Just how grand is that landscape anyway?
Are those mountains in the distance some of New Hampshire’s tallest, or just a few small hills? Without anything in the photo to provide a reference of scale it’s really hard to say for sure.
So what’s a photographer to do?
Simple, by incorporating something of a known size, like a person or a building into your photos you’re more easily able to give viewers a sense of scale in your image.
The fly fisherman standing in his canoe helps to give an idea of just how tall the granite cliffs along the shore of Stonehouse Pond are. (Can’t see him? Click on the image to see a larger version and look for the fisherman along the far shore towards the right side of the image).
Mt. Washington is the tallest peak in the northeast. Having my friend Glen, seen here taking a break on our way to the summit last July, gives an idea of just how big the mountain is. And how much farther we have to go before we reach the summit.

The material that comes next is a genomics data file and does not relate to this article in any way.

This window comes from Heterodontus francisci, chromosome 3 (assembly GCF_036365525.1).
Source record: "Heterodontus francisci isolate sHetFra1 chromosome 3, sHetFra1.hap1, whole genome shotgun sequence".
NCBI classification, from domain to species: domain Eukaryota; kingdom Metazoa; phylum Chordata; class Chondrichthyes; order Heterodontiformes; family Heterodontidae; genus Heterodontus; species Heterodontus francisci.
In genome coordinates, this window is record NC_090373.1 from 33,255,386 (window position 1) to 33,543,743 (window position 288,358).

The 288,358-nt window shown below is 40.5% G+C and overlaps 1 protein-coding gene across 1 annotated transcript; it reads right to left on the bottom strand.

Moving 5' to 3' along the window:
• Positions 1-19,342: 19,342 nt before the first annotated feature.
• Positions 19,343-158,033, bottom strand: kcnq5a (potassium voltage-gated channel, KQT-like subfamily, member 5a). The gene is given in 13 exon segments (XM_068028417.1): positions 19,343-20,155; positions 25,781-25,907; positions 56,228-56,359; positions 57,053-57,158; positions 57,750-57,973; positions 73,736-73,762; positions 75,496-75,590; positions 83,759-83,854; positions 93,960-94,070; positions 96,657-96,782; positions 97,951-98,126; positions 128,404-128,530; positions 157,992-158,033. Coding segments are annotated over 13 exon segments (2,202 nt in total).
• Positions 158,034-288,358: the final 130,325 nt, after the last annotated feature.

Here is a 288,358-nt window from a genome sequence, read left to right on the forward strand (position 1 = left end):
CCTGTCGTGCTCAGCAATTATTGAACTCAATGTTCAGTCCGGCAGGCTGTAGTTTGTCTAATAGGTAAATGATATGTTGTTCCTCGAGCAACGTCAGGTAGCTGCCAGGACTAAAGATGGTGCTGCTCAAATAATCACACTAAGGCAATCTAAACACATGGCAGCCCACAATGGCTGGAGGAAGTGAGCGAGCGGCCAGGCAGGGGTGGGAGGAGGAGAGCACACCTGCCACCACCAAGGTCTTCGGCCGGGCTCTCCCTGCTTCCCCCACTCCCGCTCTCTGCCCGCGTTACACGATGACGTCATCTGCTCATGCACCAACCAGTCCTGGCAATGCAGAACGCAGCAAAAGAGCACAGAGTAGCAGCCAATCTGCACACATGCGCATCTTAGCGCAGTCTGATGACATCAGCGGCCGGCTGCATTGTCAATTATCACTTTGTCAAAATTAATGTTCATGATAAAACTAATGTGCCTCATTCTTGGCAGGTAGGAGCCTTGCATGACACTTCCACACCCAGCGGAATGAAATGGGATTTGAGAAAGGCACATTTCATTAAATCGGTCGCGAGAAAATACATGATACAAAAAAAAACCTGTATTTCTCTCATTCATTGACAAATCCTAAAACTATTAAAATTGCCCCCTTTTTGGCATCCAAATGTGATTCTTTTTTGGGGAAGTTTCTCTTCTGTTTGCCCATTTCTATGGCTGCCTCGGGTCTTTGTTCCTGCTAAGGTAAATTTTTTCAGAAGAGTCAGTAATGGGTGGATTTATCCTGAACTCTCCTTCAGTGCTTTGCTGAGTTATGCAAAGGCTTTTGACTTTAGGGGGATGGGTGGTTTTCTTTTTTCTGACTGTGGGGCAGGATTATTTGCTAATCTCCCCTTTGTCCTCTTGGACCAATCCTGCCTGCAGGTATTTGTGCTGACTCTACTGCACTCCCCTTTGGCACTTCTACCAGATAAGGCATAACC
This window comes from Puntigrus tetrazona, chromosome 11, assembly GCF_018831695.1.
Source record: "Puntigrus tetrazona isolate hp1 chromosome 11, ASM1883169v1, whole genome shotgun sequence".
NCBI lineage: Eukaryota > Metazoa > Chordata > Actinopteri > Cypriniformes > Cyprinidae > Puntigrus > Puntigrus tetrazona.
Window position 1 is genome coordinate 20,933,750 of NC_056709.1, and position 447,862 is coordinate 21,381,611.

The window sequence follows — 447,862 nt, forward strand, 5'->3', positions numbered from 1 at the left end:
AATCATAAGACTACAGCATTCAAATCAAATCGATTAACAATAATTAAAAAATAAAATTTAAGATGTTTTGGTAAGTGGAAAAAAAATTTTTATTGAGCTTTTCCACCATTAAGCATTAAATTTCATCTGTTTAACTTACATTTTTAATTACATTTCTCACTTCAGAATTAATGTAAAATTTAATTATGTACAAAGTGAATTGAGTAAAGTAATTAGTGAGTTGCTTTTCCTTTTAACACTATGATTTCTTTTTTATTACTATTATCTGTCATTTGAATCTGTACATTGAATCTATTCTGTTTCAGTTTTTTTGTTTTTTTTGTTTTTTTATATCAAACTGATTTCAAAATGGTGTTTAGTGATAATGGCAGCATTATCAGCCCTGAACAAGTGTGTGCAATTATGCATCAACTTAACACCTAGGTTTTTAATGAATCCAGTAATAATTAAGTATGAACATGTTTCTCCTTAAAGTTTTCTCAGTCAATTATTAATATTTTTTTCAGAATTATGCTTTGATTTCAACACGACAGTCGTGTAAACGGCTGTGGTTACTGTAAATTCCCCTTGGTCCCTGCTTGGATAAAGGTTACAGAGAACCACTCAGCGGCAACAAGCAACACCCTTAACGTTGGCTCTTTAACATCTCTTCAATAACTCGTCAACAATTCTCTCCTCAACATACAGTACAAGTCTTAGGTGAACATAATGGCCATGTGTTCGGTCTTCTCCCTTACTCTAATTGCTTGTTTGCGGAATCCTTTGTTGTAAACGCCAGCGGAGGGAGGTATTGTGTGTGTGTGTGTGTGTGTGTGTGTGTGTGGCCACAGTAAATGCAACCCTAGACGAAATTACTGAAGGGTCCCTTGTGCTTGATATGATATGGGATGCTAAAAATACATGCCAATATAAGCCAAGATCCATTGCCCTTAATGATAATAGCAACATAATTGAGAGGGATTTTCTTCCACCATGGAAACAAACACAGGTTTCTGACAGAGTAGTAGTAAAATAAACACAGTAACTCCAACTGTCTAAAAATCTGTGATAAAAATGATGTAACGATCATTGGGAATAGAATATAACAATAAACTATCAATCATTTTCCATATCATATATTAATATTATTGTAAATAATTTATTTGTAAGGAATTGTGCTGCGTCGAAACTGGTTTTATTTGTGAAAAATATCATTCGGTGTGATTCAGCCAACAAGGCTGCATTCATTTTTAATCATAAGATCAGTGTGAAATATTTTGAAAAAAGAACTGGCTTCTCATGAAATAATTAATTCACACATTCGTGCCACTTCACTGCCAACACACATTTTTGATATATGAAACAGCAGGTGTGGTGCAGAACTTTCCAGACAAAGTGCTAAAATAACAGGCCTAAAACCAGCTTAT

Here’s another shot of New Hampshire’s Mount Washington, (the peak in the center of the frame), shown with the Appalachian Mountain Club’s Joe Dodge Lodge in the lower foreground. The lodge, the cars in the parking lot, as well as the roadway all provide scale to the mountains looming over them.
People and buildings aren’t the only thing to use to give a sense of scale. Anything of a commonly known size will work.
For more interpretations of this weeks Weekly Photo Challenge, click HERE.